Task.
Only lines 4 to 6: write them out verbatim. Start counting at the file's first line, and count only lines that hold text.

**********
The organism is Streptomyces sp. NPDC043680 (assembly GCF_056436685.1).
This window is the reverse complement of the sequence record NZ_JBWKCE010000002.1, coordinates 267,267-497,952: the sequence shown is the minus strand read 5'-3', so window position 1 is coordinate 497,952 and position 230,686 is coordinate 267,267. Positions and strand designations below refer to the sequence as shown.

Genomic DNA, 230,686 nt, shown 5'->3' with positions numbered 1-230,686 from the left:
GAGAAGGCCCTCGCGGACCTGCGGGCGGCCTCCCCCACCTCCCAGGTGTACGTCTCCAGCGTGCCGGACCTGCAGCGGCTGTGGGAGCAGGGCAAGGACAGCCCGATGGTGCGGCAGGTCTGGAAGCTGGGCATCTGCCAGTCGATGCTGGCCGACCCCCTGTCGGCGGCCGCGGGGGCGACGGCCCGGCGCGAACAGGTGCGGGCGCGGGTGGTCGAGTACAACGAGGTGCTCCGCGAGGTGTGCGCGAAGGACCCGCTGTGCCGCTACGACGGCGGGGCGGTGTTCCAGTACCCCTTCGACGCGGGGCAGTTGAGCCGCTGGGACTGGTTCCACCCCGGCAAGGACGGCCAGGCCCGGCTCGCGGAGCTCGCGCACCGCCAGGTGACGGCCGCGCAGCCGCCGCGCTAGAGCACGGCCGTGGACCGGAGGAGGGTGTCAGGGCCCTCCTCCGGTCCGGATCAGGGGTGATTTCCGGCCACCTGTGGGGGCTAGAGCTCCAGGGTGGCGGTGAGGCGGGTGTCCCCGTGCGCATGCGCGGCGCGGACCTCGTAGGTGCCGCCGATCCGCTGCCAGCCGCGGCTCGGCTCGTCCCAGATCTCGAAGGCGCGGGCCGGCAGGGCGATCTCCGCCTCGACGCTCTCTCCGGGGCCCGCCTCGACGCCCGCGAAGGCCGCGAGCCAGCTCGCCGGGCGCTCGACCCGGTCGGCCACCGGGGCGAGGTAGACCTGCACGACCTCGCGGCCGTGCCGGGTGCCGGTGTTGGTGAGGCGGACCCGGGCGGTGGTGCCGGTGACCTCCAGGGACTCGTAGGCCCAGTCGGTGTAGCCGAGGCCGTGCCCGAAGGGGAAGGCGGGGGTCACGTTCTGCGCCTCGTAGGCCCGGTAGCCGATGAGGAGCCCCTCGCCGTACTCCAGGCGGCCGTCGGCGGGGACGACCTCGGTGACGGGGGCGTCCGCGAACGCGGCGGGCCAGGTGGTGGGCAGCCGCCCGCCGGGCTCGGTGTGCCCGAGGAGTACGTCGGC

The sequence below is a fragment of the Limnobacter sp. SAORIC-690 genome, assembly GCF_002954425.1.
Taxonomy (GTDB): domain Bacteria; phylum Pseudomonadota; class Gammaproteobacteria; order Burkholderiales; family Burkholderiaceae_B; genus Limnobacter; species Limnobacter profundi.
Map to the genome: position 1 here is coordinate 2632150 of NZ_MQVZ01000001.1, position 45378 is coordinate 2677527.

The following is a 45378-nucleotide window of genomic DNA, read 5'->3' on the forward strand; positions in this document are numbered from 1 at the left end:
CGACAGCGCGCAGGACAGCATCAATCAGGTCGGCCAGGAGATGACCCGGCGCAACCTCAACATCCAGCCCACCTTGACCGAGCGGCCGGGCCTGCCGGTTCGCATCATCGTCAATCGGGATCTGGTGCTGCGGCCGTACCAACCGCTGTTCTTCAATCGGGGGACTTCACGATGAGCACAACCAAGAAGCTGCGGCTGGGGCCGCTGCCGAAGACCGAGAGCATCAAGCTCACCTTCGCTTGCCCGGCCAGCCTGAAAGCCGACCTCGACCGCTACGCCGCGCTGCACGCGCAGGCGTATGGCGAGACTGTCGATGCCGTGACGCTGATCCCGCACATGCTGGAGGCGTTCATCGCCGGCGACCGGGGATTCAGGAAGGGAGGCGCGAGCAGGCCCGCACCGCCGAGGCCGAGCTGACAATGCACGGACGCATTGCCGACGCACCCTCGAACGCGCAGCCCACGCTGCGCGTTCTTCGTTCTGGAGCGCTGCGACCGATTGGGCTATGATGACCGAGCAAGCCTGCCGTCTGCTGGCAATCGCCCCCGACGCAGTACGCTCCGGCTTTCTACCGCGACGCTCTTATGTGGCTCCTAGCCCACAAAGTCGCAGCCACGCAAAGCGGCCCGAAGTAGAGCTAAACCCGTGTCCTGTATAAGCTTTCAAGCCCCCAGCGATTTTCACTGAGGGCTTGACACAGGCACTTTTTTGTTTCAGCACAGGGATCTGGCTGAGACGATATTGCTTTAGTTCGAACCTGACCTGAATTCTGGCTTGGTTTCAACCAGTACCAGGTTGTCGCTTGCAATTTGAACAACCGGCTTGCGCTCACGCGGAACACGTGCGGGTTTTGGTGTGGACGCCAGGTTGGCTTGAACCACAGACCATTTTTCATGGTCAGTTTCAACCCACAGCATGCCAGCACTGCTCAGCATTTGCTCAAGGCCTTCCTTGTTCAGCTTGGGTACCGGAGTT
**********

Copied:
GAGAAGGCCCTCGCGGACCTGCGGGCGGCCTCCCCCACCTCCCAGGTGTACGTCTCCAGCGTGCCGGACCTGCAGCGGCTGTGGGAGCAGGGCAAGGACAGCCCGATGGTGCGGCAGGTCTGGAAGCTGGGCATCTGCCAGTCGATGCTGGCCGACCCCCTGTCGGCGGCCGCGGGGGCGACGGCCCGGCGCGAACAGGTGCGGGCGCGGGTGGTCGAGTACAACGAGGTGCTCCGCGAGGTGTGCGCGAAGGACCCGCTGTGCCGCTACGACGGCGGGGCGGTGTTCCAGTACCCCTTCGACGCGGGGCAGTTGAGCCGCTGGGACTGGTTCCACCCCGGCAAGGACGGCCAGGCCCGGCTCGCGGAGCTCGCGCACCGCCAGGTGACGGCCGCGCAGCCGCCGCGCTAGAGCACGGCCGTGGACCGGAGGAGGGTGTCAGGGCCCTCCTCCGGTCCGGATCAGGGGTGATTTCCGGCCACCTGTGGGGGCTAGAGCTCCAGGGTGGCGGTGAGGCGGGTGTCCCCGTGCGCATGCGCGGCGCGGACCTCGTAGGTGCCGCCGATCCGCTGCCAGCCGCGGCTCGGCTCGTCCCAGATCTCGAAGGCGCGGGCCGGCAGGGCGATCTCCGCCTCGACGCTCTCTCCGGGGCCCGCCTCGACGCCCGCGAAGGCCGCGAGCCAGCTCGCCGGGCGCTCGACCCGGTCGGCCACCGGGGCGAGGTAGACCTGCACGACCTCGCGGCCGTGCCGGGTGCCGGTGTTGGTGAGGCGGACCCGGGCGGTGGTGCCGGTGACCTCCAGGGACTCGTAGGCCCAGTCGGTGTAGCCGAGGCCGTGCCCGAAGGGGAAGGCGGGGGTCACGTTCTGCGCCTCGTAGGCCCGGTAGCCGATGAGGAGCCCCTCGCCGTACTCCAGGCGGCCGTCGGCGGGGACGACCTCGGTGACGGGGGCGTCCGCGAACGCGGCGGGCCAGGTGGTGGGCAGCCGCCCGCCGGGCTCGGTGTGCCCGAGGAGTACGTCGGC

The sequence below is a fragment of the Limnobacter sp. SAORIC-690 genome, assembly GCF_002954425.1.
Taxonomy (GTDB): domain Bacteria; phylum Pseudomonadota; class Gammaproteobacteria; order Burkholderiales; family Burkholderiaceae_B; genus Limnobacter; species Limnobacter profundi.